Warning: Epidemics Are Often Followed by Unrest

Warning: Epidemics Are Often Followed by Unrest

FROM THE BLACK DEATH TO THE SPANISH FLU, HISTORY TEACHES THAT SOCIAL TENSION ACCUMULATED OVER AN EPIDEMIC CAN LEAD TO SIGNIFICANT EPISODES OF REBELLION, ACCORDING TO A STUDY BY MASSIMO MORELLI AND ROBERTO CENSOLO

If you have not been hearing much of the French Gilets Jaunes or of the Italian Sardines in the last few months, it’s because “the social and psychological unrest arising from the epidemic tends to crowd-out the conflicts of the pre-epidemic period, but, at the same time it constitutes the fertile ground on which global protest may return more aggressively once the epidemic is over,” writes Massimo Morelli, Professor of Political Science at Bocconi and Fellow of the COVID Crisis Lab, in a paper recently published in Peace Economics, Peace Science and Public Policy.
 
Professor Morelli and Professor Roberto Censolo (University of Ferrara) argue that we can get an informed opinion about the possible effects of COVID-19 on protest and future social unrest by looking at the great plagues of the past, so they analyze 57 epidemic episodes between the Black Death (1346–1353) and the Spanish Flu (1919–1920). They state that while the epidemic lasts the status quo and incumbent governments tend to consolidate, but warn that a sharp increase in social instability in the aftermath of the epidemic should be expected.
 
Revolts not evidently connected with the disease are infrequent within an epidemic period, but epidemics can sow other seeds of conflict. Government conspiracy, “the filth of the poor”, foreigners and immigrants have often been singled out as the cause of an epidemic. “Overall, the historical evidence shows that the epidemics display a potential disarranging effect on civil society along three dimensions,” the authors write. “First, the policy measures tend to conflict with the interest of people, generating a dangerous friction between society and institutions. Second, to the extent that an epidemic impacts differently on society in terms of mortality and economic welfare, it may exacerbate inequality. Third, the psychological shock can induce irrational narratives on the causes and the spread of the disease, which may result in social or racial discrimination and even xenophobia.” Focusing on five cholera epidemics, Morelli and Censolo count 39 rebellions in the 10 years preceding an epidemic and 71 rebellions in the 10 years following it.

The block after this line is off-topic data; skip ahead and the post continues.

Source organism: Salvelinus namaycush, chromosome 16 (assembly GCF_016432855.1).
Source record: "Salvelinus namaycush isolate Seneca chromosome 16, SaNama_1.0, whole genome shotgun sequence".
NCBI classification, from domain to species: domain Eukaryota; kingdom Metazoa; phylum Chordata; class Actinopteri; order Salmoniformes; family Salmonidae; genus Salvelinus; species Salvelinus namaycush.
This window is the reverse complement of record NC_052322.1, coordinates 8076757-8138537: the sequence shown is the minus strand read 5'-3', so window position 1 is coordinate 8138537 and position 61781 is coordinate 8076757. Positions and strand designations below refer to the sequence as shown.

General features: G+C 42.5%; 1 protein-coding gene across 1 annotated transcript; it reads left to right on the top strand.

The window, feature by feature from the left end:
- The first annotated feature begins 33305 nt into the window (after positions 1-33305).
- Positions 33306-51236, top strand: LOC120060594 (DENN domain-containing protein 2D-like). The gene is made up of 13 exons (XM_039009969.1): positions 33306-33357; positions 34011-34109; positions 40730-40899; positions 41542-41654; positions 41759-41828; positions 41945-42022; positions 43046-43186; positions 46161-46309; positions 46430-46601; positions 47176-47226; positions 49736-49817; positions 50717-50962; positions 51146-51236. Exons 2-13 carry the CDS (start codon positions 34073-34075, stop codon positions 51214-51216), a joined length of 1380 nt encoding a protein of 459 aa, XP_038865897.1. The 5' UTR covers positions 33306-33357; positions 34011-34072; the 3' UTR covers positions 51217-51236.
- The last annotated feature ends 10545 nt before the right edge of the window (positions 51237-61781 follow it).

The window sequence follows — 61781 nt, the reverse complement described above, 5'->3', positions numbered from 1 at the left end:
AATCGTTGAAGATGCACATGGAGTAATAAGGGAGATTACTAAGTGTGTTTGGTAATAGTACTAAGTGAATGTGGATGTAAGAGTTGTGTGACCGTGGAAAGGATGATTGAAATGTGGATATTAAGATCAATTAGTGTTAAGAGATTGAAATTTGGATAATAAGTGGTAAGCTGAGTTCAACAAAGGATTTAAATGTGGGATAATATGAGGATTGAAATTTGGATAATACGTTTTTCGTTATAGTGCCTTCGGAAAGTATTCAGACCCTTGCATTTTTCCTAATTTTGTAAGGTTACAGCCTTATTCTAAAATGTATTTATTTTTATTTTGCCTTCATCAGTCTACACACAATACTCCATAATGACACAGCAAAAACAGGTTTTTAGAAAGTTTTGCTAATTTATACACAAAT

On the other hand, the authors note that, in the short-term, the necessary restrictions of freedom during an epidemic may be strategically exploited by governments to reinforce power.
 
Roberto Censolo, Massimo Morelli, “COVID-19 and the Potential Consequences for Social Stability”, in Peace Economics, Peace Science and Public Policy, published online ahead of print, DOI: 10.1515/peps-2020-0045.

by Fabio Todesco

News

All News
  • Emotions Power Public Administration

    Research by Turrini, Cristofoli, and Valotti finds a shared feature in the realization of COVID hospitals in Milan, New York, and Wuhan  

  • Fiscal Expansion: Spend as if You Have to Pay It Back

    Bocconi students on the seminars organized by IGIER. In the latest article of the series, Sviatoslav Tiupin reports on the work of Olivier Blanchard and John Cochrane  

Seminars

  January 2021  
Mon Tue Wed Thu Fri Sat Sun
        1 2 3
4 5 6 7 8 9 10
11 12 13 14 15 16 17
18 19 20 21 22 23 24
25 26 27 28 29 30 31

Seminars      

All Seminars
  • The Department of Finance will be interviewing and holding seminars with selected candidates on the following dates:   January 12th January 14th January 15th January 18th January 22nd January 25th January 27th February 1st February 3rd   Selected candidates will be contacted individually via e-mail. If you would like to follow the candidate's seminar you can contact the department administration office at dip.fin@unibocconi.it

  • Flexible Wages, Bargaining, and the Gender Gap

    Barbara Biasi (Yale)

    Webinar